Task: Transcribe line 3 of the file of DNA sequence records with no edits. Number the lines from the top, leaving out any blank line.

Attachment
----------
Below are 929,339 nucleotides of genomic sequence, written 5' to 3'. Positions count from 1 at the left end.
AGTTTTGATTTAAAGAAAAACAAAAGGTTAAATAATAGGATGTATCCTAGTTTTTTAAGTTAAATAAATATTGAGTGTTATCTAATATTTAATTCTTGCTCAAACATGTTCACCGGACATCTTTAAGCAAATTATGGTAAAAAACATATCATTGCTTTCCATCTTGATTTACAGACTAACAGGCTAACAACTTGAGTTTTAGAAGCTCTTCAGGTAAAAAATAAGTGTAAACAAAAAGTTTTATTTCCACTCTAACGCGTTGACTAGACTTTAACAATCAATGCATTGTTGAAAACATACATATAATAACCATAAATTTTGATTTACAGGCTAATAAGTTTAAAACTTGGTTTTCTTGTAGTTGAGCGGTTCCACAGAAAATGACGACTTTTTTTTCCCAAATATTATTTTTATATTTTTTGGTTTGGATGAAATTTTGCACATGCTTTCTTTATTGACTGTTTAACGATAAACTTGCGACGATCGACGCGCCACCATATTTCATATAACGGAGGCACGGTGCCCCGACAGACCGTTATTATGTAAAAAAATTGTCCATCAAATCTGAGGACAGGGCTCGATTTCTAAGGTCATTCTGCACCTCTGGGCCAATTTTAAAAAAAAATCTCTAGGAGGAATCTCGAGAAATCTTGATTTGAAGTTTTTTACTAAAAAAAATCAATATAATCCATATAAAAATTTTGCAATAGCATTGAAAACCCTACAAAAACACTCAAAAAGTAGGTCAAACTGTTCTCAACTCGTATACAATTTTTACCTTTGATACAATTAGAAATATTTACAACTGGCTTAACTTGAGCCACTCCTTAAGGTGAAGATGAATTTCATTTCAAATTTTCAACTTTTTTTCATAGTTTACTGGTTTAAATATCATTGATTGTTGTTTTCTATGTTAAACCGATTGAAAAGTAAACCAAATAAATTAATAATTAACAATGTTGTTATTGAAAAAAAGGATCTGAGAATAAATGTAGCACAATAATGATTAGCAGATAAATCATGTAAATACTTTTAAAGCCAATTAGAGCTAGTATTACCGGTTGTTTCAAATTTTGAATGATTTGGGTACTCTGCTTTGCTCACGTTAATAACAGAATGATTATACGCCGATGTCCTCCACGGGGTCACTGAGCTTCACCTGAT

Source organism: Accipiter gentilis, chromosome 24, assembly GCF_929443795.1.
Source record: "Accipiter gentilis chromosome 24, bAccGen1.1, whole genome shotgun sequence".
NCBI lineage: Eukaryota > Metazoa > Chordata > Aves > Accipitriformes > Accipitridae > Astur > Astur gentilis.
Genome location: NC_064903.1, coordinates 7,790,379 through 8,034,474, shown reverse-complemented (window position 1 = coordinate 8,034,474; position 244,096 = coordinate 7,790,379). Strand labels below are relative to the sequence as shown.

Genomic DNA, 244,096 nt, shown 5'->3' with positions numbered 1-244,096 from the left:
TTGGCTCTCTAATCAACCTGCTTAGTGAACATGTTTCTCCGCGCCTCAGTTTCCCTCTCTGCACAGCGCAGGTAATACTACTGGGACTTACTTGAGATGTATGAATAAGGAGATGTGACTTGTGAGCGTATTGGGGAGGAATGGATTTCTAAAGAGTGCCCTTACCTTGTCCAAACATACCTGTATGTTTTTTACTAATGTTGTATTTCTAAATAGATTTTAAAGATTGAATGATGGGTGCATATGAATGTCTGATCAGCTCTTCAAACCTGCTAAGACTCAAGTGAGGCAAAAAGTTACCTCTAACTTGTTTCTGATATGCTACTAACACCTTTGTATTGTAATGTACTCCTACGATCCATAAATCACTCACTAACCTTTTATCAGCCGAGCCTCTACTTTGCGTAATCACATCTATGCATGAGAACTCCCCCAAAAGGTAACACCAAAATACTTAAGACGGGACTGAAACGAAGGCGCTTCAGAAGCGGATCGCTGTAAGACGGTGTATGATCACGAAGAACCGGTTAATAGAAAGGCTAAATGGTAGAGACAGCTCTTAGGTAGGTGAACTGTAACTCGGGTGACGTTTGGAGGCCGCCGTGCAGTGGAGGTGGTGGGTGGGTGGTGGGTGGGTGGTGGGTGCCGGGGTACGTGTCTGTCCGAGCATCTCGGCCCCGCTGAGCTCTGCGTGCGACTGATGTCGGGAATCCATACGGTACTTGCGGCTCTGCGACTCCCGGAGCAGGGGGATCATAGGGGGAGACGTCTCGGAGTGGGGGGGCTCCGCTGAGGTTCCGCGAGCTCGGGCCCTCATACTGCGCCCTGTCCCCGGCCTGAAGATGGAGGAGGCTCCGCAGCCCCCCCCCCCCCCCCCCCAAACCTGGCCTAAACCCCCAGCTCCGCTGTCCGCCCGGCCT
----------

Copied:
Source organism: Accipiter gentilis, chromosome 24, assembly GCF_929443795.1.